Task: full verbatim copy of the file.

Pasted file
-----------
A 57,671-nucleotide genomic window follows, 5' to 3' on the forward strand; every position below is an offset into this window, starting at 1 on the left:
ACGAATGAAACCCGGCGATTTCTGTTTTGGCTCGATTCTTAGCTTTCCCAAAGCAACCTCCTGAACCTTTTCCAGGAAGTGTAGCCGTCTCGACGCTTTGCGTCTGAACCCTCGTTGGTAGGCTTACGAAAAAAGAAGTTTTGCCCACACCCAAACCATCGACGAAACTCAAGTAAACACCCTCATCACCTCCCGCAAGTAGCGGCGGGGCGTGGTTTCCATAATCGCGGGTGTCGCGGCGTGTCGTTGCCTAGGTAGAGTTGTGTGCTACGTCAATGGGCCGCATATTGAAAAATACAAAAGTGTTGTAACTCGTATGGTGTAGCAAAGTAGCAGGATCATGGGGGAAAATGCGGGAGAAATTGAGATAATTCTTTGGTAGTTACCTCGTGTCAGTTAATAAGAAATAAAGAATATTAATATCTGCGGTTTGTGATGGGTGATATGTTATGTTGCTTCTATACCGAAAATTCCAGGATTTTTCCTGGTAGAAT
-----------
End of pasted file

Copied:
A 57,671-nucleotide genomic window follows, 5' to 3' on the forward strand; every position below is an offset into this window, starting at 1 on the left:
ACGAATGAAACCCGGCGATTTCTGTTTTGGCTCGATTCTTAGCTTTCCCAAAGCAACCTCCTGAACCTTTTCCAGGAAGTGTAGCCGTCTCGACGCTTTGCGTCTGAACCCTCGTTGGTAGGCTTACGAAAAAAGAAGTTTTGCCCACACCCAAACCATCGACGAAACTCAAGTAAACACCCTCATCACCTCCCGCAAGTAGCGGCGGGGCGTGGTTTCCATAATCGCGGGTGTCGCGGCGTGTCGTTGCCTAGGTAGAGTTGTGTGCTACGTCAATGGGCCGCATATTGAAAAATACAAAAGTGTTGTAACTCGTATGGTGTAGCAAAGTAGCAGGATCATGGGGGAAAATGCGGGAGAAATTGAGATAATTCTTTGGTAGTTACCTCGTGTCAGTTAATAAGAAATAAAGAATATTAATATCTGCGGTTTGTGATGGGTGATATGTTATGTTGCTTCTATACCGAAAATTCCAGGATTTTTCCTGGTAGAAT